pressure=9Pa wrote:My bar consists of 52 different American Whiskies (~45 of which are bourbon), and a few odds and ends of some gin, vodka, scotch, irish, and rum.
expound on this please
give me your knowledge
Well, my higher shelf offerings are Pappy Van Winkle 23 year and Pappy Van Winkle 20 year. I enjoy having these around, but I really only pull them out when bourbon-loving comapny is over. Wild Turkey Tradition and Wild Turkey American Spirit are my two other bottles that I consider high shelf at ~$100 each, and those two are my two favorite releases ever.
Most of my collection are bottles that range from $30 - $60, usually proofed between 90 - 105 (min to be called bourbon is 80, much like gin, vodka, or rum), and most with a rye mashbill instead of wheat. Bourbon by defiinition is at least 51% corn. Rye can be added for a spicy, peppery flavor. Wheaters are another category of bourbon which are much milder. Wheat is almost tasteless, so people who like wheated bourbons are actually tasting more of the corn - wheat whiskey is a completely different flavor. Speaking in vague generalities, rye-heavy bourbons don't need as long to age. A decent bottle of ryed bourbon can only be in the barrel for 5-6 years and be very drinkable. Wheaters however, need longer to mature. Makers Mark is the low end of wheated bourbons, and most of those age 6-8 years.
Speaking specifically to Makers, it is designed and advertised to be completely non-offensive on anyone's pallet. If you're not a whiskey drinkers, this is one to get you hooked. If you are a whiskey drinker, you're likely to find Makers smooth, drinkable, but boring.
For a $40 - $50 bottle, my two reccomendations are Blanton's and Wild Turkey Kentucky Spirit. The kicker with Kentucky Spirit is that it needs to be a bottle with either a pewter or dark wood top. The light wood tops are pretty good, but not nearly to the standard of the other versions. Which leads me into my next point.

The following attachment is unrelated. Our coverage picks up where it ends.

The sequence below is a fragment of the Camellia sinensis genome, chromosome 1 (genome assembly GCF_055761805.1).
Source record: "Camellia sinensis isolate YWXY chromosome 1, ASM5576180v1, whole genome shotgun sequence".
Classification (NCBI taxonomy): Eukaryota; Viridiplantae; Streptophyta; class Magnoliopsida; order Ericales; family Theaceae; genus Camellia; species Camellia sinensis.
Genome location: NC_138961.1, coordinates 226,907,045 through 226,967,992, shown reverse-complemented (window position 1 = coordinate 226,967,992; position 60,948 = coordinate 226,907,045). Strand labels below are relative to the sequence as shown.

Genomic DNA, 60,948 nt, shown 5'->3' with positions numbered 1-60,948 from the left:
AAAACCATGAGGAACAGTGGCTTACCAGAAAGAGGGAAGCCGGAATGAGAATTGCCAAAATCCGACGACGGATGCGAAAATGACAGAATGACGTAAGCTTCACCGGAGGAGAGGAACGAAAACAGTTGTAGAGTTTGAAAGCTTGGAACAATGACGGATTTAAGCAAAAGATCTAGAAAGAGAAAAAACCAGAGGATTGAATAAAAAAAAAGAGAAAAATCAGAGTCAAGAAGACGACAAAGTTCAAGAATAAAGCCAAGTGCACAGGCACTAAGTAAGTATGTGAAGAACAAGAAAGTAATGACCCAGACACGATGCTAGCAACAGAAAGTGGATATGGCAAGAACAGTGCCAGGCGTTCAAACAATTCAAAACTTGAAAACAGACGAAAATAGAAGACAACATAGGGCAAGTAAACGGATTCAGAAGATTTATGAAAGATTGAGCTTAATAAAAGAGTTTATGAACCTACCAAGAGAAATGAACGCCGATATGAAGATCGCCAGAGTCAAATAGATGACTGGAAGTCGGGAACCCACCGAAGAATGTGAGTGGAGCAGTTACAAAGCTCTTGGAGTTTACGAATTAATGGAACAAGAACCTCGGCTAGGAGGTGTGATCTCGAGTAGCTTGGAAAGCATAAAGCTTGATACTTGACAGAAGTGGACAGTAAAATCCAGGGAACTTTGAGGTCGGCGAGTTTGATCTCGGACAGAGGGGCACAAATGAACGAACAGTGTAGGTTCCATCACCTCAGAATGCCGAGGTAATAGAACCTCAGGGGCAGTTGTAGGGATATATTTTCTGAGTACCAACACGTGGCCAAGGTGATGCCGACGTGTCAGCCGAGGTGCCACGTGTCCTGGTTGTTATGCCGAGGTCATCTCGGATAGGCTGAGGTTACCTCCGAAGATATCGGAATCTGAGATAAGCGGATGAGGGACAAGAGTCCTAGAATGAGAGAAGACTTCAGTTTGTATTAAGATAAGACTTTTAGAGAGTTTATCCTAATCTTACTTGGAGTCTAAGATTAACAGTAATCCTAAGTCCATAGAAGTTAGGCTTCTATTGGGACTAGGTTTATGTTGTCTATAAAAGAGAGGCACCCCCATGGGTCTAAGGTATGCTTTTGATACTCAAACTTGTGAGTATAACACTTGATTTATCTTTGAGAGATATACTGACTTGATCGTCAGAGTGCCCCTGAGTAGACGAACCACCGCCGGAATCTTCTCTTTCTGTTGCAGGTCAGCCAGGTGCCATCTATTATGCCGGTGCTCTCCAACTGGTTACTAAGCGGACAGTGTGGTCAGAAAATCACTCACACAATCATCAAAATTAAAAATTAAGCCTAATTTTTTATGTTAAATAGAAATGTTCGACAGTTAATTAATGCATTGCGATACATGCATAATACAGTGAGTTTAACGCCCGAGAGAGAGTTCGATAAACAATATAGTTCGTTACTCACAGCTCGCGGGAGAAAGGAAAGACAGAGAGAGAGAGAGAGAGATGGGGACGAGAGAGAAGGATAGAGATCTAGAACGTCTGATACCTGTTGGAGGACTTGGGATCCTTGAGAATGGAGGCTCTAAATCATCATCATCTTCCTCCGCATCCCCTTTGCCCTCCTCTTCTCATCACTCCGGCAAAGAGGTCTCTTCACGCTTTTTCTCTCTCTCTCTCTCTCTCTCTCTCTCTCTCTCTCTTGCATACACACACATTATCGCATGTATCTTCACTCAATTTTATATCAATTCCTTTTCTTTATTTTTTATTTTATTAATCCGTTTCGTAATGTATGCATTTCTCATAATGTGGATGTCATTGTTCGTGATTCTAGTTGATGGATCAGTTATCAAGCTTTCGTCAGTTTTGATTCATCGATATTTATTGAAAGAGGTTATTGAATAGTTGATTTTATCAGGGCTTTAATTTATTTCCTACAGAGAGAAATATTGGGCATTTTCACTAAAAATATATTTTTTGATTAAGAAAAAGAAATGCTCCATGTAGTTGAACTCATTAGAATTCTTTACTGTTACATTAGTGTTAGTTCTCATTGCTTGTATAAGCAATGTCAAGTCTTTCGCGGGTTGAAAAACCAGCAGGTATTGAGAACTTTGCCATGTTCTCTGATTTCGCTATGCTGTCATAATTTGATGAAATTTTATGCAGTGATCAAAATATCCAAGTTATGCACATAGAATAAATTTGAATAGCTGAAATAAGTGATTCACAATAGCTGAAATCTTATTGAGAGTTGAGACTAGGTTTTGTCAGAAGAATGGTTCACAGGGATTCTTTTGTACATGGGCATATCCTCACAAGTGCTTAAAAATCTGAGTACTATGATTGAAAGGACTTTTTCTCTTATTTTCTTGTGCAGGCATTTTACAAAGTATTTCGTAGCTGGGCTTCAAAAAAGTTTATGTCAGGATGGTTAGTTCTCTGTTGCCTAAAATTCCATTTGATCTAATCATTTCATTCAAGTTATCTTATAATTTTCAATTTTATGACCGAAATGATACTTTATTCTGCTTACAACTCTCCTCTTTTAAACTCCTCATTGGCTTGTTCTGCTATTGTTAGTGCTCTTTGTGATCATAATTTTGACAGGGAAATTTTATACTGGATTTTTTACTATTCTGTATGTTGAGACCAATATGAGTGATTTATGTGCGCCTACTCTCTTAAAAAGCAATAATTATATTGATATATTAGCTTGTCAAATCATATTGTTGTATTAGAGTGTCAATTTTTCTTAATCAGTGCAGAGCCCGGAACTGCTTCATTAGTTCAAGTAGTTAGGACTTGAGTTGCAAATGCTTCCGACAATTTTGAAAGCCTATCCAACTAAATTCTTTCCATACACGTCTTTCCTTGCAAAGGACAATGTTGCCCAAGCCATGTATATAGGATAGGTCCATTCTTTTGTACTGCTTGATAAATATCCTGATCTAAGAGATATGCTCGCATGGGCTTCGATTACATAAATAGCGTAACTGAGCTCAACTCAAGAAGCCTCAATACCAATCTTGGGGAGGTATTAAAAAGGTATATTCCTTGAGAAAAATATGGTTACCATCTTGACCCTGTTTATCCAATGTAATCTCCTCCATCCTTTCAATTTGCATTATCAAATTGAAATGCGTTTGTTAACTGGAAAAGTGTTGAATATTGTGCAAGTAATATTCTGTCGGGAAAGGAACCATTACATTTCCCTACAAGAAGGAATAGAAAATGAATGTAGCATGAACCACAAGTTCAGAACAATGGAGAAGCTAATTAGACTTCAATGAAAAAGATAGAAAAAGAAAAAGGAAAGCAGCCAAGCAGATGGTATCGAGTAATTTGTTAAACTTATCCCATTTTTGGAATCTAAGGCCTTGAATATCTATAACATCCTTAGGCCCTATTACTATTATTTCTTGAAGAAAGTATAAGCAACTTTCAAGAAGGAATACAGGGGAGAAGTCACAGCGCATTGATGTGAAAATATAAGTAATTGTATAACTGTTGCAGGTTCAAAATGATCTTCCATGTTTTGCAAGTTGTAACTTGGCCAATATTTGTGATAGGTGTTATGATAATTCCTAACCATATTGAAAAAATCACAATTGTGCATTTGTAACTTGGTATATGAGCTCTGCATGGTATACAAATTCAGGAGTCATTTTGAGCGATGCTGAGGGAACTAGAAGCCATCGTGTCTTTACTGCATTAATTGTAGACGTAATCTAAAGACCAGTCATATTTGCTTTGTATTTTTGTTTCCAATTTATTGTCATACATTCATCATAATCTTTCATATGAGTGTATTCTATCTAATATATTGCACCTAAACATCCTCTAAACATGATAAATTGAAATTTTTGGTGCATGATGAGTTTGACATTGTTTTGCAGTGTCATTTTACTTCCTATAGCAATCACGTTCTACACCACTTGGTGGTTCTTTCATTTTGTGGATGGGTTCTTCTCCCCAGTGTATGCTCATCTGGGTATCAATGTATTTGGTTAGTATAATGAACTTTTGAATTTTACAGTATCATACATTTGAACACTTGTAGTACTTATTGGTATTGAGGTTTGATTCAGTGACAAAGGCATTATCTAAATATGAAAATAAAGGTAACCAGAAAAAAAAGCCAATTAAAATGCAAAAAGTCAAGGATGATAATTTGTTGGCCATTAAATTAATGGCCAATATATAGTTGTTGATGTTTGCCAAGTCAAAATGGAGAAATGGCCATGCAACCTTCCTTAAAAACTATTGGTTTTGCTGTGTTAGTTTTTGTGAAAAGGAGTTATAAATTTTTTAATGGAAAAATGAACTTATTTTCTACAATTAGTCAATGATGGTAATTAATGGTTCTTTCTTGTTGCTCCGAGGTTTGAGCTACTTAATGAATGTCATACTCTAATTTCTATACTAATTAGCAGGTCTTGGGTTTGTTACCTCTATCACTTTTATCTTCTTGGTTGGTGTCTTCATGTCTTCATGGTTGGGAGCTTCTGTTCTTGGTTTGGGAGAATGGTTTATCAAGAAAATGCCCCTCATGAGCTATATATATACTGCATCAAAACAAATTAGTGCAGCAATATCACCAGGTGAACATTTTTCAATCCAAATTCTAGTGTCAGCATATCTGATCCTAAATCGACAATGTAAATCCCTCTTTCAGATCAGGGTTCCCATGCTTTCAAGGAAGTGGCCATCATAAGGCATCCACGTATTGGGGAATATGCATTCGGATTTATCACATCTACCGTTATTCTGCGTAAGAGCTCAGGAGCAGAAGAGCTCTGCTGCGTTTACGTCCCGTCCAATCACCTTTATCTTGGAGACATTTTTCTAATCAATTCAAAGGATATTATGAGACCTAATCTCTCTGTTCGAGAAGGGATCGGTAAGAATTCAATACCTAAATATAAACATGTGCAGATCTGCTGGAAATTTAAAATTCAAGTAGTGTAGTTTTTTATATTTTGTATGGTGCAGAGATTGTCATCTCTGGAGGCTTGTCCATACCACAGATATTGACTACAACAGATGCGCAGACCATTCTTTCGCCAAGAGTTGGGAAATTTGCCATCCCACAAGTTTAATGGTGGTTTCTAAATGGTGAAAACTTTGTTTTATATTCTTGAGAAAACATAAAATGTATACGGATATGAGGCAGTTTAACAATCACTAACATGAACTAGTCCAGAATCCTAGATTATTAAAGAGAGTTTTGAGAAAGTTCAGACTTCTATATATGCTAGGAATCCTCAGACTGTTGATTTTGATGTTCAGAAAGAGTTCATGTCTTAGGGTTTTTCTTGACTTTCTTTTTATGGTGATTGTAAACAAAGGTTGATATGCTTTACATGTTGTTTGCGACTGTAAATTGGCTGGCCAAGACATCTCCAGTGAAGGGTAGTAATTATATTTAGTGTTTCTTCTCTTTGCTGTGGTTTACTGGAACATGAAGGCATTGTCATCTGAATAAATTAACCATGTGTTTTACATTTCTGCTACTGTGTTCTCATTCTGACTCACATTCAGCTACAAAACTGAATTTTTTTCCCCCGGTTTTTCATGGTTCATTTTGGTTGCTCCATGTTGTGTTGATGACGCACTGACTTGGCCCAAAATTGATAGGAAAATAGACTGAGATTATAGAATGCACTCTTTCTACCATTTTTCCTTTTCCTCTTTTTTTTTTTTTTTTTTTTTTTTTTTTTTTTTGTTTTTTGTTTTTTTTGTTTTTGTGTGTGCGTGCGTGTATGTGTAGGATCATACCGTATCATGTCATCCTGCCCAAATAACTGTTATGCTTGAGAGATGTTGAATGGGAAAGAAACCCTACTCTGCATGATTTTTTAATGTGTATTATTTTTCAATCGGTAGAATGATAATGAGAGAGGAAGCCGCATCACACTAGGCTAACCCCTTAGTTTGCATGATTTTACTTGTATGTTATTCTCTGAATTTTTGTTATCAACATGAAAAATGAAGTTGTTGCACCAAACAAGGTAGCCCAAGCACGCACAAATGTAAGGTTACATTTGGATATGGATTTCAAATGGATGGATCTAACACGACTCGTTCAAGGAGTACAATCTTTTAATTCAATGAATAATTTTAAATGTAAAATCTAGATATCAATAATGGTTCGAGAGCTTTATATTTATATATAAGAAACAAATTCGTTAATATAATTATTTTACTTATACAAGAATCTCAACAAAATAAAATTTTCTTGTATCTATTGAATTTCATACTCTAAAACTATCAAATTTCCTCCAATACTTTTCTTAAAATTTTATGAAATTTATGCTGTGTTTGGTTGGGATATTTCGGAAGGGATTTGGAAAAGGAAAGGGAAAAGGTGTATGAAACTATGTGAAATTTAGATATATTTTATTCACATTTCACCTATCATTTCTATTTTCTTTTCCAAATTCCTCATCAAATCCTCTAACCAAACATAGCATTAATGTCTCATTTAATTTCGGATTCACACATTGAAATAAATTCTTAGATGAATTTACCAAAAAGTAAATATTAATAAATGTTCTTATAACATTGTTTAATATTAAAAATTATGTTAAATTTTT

To be bourbon, the whiskey need only make contact with a virgin white oak barrel. To be straight bourbon, it must age at least two years. To not require an age statement on the bottle, it must age at least four years. If a bottle doesn't have an age statement, you know it is at least four years old. However two identical bottles on the shelf next to each other may have aged different lengths of time. It is useful to think of bourbon as a agricultural product rather than a manufactured product. IE, you can't make it exactly the same twice. Bourbons are bottled when they're ready. Even bottles with age statements are only required to report the youngest age. Eg one barrel is aged 6 years, but after 6 years the other still doesn't taste right. It is ready after 7 years, but poured into the same container to load the bottle. The bottle will still say 6 years, because that is the youngest of the components. Wild Turkey has as a corporate practice not used age statements on most of their releases. Over time, they substitute younger (and thus less favored) product into the same label. This is perfectly legal, since they are not declaring the age. They just have to use bourbons that are at least 4 years old.
To appease the bourbon nerds/snobs/connosuers, WT makes a subtle label or packaging change every timme they fundementally alter the formula. In the case of Kentucky Spirit, the changed the color of the cork.
Thus ends today's bourbon lesson. I could probably right a 12 page word document tonight from memory, but I'll save everyone the boredom.